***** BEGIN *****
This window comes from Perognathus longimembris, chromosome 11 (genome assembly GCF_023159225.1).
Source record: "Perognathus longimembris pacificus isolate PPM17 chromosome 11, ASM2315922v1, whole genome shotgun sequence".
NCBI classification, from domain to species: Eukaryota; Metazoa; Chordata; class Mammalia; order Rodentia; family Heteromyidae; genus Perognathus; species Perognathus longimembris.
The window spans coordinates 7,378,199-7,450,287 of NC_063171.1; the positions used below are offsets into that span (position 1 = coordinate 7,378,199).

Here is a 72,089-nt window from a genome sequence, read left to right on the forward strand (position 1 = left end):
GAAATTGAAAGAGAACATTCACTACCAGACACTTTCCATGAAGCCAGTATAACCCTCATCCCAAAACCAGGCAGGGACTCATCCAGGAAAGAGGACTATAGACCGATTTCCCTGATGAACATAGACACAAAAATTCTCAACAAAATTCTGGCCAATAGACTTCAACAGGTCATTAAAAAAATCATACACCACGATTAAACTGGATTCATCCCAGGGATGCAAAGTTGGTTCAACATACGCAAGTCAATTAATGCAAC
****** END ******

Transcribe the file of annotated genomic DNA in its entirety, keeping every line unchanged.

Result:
This window comes from Perognathus longimembris, chromosome 11 (genome assembly GCF_023159225.1).
Source record: "Perognathus longimembris pacificus isolate PPM17 chromosome 11, ASM2315922v1, whole genome shotgun sequence".
NCBI classification, from domain to species: Eukaryota; Metazoa; Chordata; class Mammalia; order Rodentia; family Heteromyidae; genus Perognathus; species Perognathus longimembris.
The window spans coordinates 7,378,199-7,450,287 of NC_063171.1; the positions used below are offsets into that span (position 1 = coordinate 7,378,199).

Here is a 72,089-nt window from a genome sequence, read left to right on the forward strand (position 1 = left end):
GAAATTGAAAGAGAACATTCACTACCAGACACTTTCCATGAAGCCAGTATAACCCTCATCCCAAAACCAGGCAGGGACTCATCCAGGAAAGAGGACTATAGACCGATTTCCCTGATGAACATAGACACAAAAATTCTCAACAAAATTCTGGCCAATAGACTTCAACAGGTCATTAAAAAAATCATACACCACGATTAAACTGGATTCATCCCAGGGATGCAAAGTTGGTTCAACATACGCAAGTCAATTAATGCAAC